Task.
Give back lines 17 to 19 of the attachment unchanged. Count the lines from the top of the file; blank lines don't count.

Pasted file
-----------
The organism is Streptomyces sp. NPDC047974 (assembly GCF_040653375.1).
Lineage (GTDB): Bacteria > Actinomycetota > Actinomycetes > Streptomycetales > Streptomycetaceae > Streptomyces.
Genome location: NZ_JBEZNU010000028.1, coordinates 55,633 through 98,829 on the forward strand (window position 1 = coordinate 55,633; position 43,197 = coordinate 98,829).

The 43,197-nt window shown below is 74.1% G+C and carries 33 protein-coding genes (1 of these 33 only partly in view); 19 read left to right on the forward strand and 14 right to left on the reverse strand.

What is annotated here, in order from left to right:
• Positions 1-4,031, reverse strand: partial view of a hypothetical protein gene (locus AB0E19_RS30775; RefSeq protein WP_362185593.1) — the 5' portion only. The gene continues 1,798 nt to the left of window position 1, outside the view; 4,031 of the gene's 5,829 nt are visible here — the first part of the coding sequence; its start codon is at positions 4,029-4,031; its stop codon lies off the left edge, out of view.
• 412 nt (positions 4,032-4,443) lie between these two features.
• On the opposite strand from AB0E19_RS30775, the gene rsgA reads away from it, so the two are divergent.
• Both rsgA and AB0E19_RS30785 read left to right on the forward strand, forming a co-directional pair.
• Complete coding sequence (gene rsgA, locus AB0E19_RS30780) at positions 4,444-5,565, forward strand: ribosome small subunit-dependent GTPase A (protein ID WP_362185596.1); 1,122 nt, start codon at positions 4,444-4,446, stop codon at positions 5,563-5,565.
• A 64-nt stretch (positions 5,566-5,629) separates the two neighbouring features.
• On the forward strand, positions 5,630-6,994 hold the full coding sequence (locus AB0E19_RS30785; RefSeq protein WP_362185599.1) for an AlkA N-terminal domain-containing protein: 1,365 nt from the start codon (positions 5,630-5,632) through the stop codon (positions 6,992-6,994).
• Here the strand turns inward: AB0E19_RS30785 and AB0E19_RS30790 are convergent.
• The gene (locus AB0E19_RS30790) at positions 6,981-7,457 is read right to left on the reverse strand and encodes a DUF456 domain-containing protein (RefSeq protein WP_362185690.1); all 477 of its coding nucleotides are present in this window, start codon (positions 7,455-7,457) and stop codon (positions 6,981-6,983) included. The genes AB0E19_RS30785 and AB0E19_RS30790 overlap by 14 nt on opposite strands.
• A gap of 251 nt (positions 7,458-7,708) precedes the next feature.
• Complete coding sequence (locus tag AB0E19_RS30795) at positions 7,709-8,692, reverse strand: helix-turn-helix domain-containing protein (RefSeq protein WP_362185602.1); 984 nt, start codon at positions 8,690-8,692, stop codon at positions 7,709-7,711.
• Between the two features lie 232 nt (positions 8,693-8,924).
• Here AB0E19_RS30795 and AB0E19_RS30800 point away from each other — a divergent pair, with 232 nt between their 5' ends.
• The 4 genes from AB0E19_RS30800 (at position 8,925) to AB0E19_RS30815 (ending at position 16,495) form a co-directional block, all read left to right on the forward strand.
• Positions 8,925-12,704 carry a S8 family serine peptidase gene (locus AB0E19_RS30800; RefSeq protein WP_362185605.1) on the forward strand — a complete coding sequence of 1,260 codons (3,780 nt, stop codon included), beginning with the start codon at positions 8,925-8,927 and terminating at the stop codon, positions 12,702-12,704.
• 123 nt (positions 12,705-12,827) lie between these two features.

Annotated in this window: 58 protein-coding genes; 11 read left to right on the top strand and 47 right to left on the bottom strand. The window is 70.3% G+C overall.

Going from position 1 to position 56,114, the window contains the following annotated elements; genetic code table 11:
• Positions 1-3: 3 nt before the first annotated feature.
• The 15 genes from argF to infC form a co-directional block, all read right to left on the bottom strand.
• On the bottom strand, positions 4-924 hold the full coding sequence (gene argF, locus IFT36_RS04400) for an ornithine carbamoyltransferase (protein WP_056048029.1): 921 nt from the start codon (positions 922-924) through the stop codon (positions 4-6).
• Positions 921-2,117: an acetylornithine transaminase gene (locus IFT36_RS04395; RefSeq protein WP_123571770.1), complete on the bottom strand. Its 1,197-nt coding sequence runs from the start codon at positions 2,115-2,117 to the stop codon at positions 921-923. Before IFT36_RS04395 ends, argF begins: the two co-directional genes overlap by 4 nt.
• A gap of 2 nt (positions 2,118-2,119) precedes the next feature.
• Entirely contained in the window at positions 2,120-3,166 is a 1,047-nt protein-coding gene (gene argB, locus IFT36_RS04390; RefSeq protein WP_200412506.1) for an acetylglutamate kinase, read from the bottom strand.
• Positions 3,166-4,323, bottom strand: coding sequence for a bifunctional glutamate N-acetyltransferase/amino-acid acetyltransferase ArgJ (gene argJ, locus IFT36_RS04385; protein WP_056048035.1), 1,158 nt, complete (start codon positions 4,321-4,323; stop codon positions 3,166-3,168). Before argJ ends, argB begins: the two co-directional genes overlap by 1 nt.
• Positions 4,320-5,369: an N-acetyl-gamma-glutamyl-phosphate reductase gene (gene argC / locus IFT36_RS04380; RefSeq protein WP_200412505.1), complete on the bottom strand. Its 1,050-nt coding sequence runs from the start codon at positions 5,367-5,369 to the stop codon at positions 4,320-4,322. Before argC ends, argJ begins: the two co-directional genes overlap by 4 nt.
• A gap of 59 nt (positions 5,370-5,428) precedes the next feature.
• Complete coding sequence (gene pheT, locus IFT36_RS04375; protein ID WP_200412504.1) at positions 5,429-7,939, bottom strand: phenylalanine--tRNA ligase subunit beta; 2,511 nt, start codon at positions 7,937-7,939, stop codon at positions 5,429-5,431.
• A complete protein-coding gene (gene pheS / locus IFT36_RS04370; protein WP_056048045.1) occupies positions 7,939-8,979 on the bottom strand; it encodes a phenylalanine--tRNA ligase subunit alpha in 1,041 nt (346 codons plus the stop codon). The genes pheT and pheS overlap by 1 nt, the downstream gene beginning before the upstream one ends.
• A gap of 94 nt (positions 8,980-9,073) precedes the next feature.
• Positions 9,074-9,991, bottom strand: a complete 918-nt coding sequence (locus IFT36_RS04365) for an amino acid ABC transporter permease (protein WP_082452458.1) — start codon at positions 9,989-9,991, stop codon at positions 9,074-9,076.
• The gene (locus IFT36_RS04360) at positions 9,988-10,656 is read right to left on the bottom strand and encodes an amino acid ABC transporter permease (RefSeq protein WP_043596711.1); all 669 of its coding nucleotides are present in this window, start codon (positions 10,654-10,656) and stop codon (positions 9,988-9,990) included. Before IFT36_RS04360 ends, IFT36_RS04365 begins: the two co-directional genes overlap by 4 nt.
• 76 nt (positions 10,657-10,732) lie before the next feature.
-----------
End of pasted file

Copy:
• Between the two features lie 232 nt (positions 8,693-8,924).
• Here AB0E19_RS30795 and AB0E19_RS30800 point away from each other — a divergent pair, with 232 nt between their 5' ends.
• The 4 genes from AB0E19_RS30800 (at position 8,925) to AB0E19_RS30815 (ending at position 16,495) form a co-directional block, all read left to right on the forward strand.